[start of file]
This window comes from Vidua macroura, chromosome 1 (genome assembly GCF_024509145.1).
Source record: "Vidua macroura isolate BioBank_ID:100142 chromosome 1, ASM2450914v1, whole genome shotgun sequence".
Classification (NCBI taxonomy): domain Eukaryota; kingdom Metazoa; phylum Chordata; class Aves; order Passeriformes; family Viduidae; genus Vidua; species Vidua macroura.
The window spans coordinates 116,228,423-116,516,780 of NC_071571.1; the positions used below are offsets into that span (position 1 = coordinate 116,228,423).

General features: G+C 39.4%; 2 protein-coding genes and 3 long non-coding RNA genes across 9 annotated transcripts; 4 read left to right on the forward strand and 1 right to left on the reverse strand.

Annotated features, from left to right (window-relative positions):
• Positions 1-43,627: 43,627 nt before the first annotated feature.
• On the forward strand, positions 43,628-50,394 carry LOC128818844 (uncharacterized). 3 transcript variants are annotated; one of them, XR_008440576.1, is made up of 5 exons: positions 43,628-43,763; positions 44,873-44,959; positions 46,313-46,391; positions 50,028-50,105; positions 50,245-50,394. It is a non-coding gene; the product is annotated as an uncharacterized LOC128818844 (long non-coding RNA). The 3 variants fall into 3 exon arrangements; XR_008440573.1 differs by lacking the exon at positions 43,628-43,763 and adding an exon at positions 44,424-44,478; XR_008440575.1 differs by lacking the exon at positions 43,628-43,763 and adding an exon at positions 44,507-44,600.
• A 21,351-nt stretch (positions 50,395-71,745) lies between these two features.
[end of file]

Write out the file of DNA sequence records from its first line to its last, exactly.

This window comes from Vidua macroura, chromosome 1 (genome assembly GCF_024509145.1).
Source record: "Vidua macroura isolate BioBank_ID:100142 chromosome 1, ASM2450914v1, whole genome shotgun sequence".
Classification (NCBI taxonomy): domain Eukaryota; kingdom Metazoa; phylum Chordata; class Aves; order Passeriformes; family Viduidae; genus Vidua; species Vidua macroura.
The window spans coordinates 116,228,423-116,516,780 of NC_071571.1; the positions used below are offsets into that span (position 1 = coordinate 116,228,423).

General features: G+C 39.4%; 2 protein-coding genes and 3 long non-coding RNA genes across 9 annotated transcripts; 4 read left to right on the forward strand and 1 right to left on the reverse strand.

Annotated features, from left to right (window-relative positions):
• Positions 1-43,627: 43,627 nt before the first annotated feature.
• On the forward strand, positions 43,628-50,394 carry LOC128818844 (uncharacterized). 3 transcript variants are annotated; one of them, XR_008440576.1, is made up of 5 exons: positions 43,628-43,763; positions 44,873-44,959; positions 46,313-46,391; positions 50,028-50,105; positions 50,245-50,394. It is a non-coding gene; the product is annotated as an uncharacterized LOC128818844 (long non-coding RNA). The 3 variants fall into 3 exon arrangements; XR_008440573.1 differs by lacking the exon at positions 43,628-43,763 and adding an exon at positions 44,424-44,478; XR_008440575.1 differs by lacking the exon at positions 43,628-43,763 and adding an exon at positions 44,507-44,600.
• A 21,351-nt stretch (positions 50,395-71,745) lies between these two features.